Papillon (2017) – Review

Upon finding himself locked up for a crime he did not commit, Henri Charriere (Charlie Hunnam) begins the long and painstakingly slow process of trying to escape from Devil’s Island, the brutal prison in which he has been confined to, while also befriending a convicted counterfeiter, Louis Dega (Rami Malek), along the way. Papillon is a remake of the original 1973 release that starred Steve McQueen and Dustin Hoffman. An extremely entertaining and at times thought-provoking movie that is currently streaming on Amazon Prime Video.

Rating: 4 out of 5.

Director: Michael Noer
Writers: Aaron Guzikowski, Dalton Trumbo, Lorenzo Semple Jr, Henri Charriere
Starring: Charlie Hunnam, Rami Malek, Michael Socha, Roland Moller

Remakes don’t always hit the mark when it comes to public admiration, but it’s fair to say that Papillon faired pretty well compared to others that have been released over the last few years. I can think of numerous that weren’t well received or weren’t needed at all, but all in all, Papillon should go down as a solid remake of a true 70’s classic.

The story presented was a beautiful one that demonstrated friendship, loyalty, trust and sheer belief, all rolled into one. On an emotional level you certainly felt the pain of certain characters, as well as their excitement and joy at times too. The fact that this was a true story also made you appreciate just how fortunate we are to be living in times where the kind of life led by these characters, is no longer a reality.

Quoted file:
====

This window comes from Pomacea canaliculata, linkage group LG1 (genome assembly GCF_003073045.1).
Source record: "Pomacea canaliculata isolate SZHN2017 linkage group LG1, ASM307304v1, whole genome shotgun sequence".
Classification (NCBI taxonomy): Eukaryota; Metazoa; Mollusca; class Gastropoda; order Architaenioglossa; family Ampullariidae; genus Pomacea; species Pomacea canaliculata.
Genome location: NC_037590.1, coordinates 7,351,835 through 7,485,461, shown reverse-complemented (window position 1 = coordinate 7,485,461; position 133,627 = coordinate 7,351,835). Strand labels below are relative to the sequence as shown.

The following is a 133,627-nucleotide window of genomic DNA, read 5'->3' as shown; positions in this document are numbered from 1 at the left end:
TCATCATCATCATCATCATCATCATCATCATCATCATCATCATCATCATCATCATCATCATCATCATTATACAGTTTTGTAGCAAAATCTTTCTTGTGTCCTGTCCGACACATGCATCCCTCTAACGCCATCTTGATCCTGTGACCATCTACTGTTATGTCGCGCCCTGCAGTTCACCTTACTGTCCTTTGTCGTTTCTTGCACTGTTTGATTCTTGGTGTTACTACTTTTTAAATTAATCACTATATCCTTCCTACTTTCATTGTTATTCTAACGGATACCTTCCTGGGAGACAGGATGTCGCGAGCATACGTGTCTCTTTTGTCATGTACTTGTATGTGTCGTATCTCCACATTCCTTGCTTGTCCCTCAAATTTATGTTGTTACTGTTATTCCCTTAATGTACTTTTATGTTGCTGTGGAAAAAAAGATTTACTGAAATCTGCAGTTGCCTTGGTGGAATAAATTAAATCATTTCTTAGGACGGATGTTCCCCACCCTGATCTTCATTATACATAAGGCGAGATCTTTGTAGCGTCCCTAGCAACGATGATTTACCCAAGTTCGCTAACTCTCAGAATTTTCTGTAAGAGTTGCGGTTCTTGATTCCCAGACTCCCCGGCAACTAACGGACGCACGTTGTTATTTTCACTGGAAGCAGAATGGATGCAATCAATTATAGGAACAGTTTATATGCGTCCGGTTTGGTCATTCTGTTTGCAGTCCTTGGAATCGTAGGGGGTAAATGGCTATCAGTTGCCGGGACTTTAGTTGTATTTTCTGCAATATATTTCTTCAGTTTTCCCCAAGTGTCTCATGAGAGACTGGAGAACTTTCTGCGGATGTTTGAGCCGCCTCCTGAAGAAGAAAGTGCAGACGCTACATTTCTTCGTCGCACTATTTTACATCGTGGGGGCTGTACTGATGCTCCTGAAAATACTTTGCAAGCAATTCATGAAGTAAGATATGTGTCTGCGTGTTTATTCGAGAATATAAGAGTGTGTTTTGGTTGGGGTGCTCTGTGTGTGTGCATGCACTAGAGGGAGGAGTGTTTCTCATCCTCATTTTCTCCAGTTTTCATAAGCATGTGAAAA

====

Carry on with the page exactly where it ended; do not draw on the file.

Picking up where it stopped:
Without wanting to compare this latest release to the original too much, there were some pretty stark differences between the two, which made it difficult at times to ignore. The first being the fact that this story was based in the tropical setting French Guiana, but a large percentage of the filming was actually done in Europe – Serbia to more exact. This certainly showed and the 1973 release most definitely had a greater, and more authentic appeal to it, largely down to the fact that the filming was captured on the island of Jamaica.

As far as the cast went, I felt like both Charlie Hunnam and Rami Malek seemed authentic and believable in their roles as Henri and Louis, respectively. The pair showcased a blossoming friendship as the runtime wore on and nothing about that said friendship seemed forced or false at any stage. Elsewhere, the support cast was largely unknown, with the most notable being Michael Socha, who starred Julot, and Roland Moller, who adopted the role of Celier.

All in all, Papillon certainly was a good remake of a 70’s classic. For sure, there were some noticeable differences between this release and the older release, but if you can put those to the back of your mind and get past those, then you’ll be sure to enjoy this one. It’s also worth noting that a review for Papillon (1973) will be coming to the website in the near future, and both movies are currently streaming on Amazon Prime Video.

“Now what’s the son of two school teachers doing in a place like this?”

Louis Dega – Papillon

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